Neighbours including Pakistan put a spanner in China’s Belt and Road Initiative

The initiative, aimed at hard-selling China’s infrastructural prowess, has hit a rough patch with three nations, including Pakistan, cancelling large hydroelectric project contracts.

Published: 07th December 2017 11:07 AM  |   Last Updated: 16th January 2018 01:56 PM   |  A+A-

Express News Service

NEW DELHI: Beijing’s Belt and Road Initiative (BRI), aimed at hard-selling China’s infrastructural prowess, has hit a rough patch with three nations, including its all-weather friend Pakistan, cancelling large hydroelectric project contracts worth almost $20 billion with Chinese firms.  

While New Delhi, which has stayed out of the BRI citing territorial and other concerns, declined to comment officially, a senior officer privately hinted that this “could signify a blowback, or rejection, of China’s imperialist, hegemonistic approach towards its Asian neighbours. I suspect even Pakistan is now re-thinking its commitment to the CPEC project, which will make it beholden to China forever”.

In mid-November, Pakistan withdrew its request to include the $14-billion Diamer-Bhasha Dam on the Indus River in the China-Pakistan Economic Corridor (CPEC) framework, citing unacceptable Chinese conditions. “Chinese conditions for financing the Diamer-Bhasha dam were not doable and against our interests,” Water and Power Development Authority Chairman Muzammil Hussain said. Beijing on November 20 decided to stop funding three major road projects that are part of the corridor, citing reports of corruption.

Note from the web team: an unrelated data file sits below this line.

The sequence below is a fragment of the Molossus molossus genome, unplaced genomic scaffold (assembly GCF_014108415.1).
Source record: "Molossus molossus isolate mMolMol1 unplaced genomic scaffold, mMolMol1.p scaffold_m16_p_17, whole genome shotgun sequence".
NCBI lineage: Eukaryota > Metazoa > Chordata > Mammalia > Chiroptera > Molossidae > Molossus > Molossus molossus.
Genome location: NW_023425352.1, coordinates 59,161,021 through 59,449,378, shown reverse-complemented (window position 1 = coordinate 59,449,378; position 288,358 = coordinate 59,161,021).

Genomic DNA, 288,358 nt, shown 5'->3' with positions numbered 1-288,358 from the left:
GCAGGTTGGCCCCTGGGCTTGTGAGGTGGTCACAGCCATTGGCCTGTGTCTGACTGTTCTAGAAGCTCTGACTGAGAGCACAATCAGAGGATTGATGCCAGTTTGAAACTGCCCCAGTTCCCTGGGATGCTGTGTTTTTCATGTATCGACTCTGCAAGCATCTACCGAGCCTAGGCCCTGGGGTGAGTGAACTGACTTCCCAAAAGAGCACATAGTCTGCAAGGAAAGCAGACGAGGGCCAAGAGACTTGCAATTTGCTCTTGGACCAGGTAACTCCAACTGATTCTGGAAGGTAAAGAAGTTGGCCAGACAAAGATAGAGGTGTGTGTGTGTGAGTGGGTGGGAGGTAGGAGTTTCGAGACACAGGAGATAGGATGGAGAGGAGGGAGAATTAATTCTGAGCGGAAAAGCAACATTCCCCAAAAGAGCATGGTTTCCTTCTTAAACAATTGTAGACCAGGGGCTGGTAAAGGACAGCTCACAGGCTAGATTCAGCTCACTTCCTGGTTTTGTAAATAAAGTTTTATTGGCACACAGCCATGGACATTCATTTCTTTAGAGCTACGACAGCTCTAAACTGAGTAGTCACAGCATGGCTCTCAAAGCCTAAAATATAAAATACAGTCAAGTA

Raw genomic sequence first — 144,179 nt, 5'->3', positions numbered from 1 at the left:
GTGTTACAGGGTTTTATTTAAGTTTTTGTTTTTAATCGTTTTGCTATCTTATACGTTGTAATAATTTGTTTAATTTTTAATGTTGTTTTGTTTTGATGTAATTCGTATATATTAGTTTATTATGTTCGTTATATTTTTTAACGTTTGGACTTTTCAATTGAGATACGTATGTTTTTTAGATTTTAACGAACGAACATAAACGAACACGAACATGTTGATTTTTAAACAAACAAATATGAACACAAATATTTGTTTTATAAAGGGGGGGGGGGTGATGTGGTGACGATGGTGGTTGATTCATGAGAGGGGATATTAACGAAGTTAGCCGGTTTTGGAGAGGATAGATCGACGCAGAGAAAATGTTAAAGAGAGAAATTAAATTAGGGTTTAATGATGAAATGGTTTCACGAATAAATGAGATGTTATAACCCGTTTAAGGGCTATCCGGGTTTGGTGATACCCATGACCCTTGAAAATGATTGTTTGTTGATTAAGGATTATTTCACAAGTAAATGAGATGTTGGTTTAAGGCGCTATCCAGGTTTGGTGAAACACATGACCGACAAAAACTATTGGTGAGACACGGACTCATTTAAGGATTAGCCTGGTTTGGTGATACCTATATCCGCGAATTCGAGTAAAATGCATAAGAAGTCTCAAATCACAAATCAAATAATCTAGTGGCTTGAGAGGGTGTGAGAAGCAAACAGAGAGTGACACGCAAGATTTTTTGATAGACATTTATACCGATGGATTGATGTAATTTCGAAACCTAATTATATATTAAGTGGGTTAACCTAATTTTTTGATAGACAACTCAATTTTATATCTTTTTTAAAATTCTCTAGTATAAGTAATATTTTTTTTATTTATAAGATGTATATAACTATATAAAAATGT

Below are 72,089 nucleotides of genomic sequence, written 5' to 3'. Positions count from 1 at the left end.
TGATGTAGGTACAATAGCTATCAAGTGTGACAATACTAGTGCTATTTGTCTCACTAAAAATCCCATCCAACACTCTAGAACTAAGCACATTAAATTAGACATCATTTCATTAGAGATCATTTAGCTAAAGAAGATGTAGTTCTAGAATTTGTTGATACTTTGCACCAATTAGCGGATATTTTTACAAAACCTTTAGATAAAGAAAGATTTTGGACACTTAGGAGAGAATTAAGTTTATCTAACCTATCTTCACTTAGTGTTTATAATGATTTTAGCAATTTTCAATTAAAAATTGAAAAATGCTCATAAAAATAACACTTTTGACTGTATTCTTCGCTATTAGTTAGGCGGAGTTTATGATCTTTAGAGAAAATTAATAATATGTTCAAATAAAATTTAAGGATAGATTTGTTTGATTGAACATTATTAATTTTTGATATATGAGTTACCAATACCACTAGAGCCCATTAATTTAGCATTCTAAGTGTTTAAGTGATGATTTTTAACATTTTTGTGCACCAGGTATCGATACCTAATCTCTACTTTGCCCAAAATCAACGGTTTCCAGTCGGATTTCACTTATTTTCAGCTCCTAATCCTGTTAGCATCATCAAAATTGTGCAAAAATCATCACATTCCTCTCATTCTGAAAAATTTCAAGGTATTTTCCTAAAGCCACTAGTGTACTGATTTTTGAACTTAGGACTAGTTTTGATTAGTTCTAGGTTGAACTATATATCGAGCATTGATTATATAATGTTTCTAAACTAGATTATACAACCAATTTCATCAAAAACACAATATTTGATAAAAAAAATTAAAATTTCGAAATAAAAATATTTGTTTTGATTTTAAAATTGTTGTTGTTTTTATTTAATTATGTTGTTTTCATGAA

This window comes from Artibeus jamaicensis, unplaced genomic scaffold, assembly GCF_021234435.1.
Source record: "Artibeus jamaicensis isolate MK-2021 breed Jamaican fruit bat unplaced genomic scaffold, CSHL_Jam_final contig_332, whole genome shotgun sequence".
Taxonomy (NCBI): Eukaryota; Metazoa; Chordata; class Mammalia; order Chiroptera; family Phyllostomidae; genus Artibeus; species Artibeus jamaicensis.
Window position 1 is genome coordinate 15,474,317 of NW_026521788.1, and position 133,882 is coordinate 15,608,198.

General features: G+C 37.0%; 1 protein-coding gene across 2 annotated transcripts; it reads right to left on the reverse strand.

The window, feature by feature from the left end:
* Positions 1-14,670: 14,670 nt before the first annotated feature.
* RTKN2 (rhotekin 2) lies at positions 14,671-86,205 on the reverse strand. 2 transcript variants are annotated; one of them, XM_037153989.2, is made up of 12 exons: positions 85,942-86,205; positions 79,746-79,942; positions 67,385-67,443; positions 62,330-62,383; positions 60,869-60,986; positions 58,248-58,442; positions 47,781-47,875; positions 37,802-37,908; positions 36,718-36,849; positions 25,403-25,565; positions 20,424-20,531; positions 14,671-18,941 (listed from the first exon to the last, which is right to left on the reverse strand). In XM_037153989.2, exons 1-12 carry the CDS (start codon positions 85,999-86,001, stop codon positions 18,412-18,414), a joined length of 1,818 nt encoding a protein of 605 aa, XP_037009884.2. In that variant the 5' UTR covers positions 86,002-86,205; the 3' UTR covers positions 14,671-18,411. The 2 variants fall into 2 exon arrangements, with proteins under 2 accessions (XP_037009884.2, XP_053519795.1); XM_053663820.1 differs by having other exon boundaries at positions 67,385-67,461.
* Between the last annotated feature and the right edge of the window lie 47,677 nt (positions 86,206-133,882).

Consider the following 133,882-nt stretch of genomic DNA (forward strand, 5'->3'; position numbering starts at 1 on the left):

Also last month, Nepal’s Deputy PM Kamal Thapa announced that the plan to award the $2.5 billion 1,200 MW hydroelectric project to China’s Gezhouba Group had been scrapped. The MoU had been signed less than a month after Nepal agreed in May to take part in BRI, and is seen as a major setback for Beijing’s plans to expand its sphere of influence in the Himalayan nation.

Myanmar, which has faced massive internal opposition to a $3.6 billion Myitsone dam, formally announced last month that it no longer is interested in big hydro-electric power projects.

All this comes at a time when India is ramping up its outreach to the west (through the Iranian ports of Bandar Abbas and Chabahar into Central Asia, Russia and Afghanistan) and east with projects like the Bay of Bengal Initiative for Multi-Sectoral Technical and Economic Cooperation, which involves Bangladesh, India, Myanmar, Sri Lanka, Thailand, Bhutan and Nepal.

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